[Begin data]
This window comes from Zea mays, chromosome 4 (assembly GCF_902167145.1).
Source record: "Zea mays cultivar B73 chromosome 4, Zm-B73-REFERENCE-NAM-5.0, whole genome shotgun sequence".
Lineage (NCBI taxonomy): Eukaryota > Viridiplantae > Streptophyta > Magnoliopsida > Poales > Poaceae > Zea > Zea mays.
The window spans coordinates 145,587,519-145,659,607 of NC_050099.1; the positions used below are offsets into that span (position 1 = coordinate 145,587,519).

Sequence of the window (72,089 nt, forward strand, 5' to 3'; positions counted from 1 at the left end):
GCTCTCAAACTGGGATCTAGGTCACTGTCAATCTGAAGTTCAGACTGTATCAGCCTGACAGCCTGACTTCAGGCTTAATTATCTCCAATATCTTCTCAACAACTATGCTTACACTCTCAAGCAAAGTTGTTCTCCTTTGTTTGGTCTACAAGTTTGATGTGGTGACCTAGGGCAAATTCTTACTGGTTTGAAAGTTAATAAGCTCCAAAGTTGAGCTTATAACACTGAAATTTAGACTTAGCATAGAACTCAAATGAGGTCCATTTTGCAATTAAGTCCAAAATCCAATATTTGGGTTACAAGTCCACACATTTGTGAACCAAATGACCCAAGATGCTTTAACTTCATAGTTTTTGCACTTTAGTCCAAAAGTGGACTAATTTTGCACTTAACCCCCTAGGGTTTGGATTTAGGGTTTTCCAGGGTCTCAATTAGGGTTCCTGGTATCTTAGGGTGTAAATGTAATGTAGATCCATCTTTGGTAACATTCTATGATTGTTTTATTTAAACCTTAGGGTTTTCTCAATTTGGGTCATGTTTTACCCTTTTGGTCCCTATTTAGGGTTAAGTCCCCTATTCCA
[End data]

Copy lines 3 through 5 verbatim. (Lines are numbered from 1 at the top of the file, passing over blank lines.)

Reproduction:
Lineage (NCBI taxonomy): Eukaryota > Viridiplantae > Streptophyta > Magnoliopsida > Poales > Poaceae > Zea > Zea mays.
The window spans coordinates 145,587,519-145,659,607 of NC_050099.1; the positions used below are offsets into that span (position 1 = coordinate 145,587,519).

Sequence of the window (72,089 nt, forward strand, 5' to 3'; positions counted from 1 at the left end):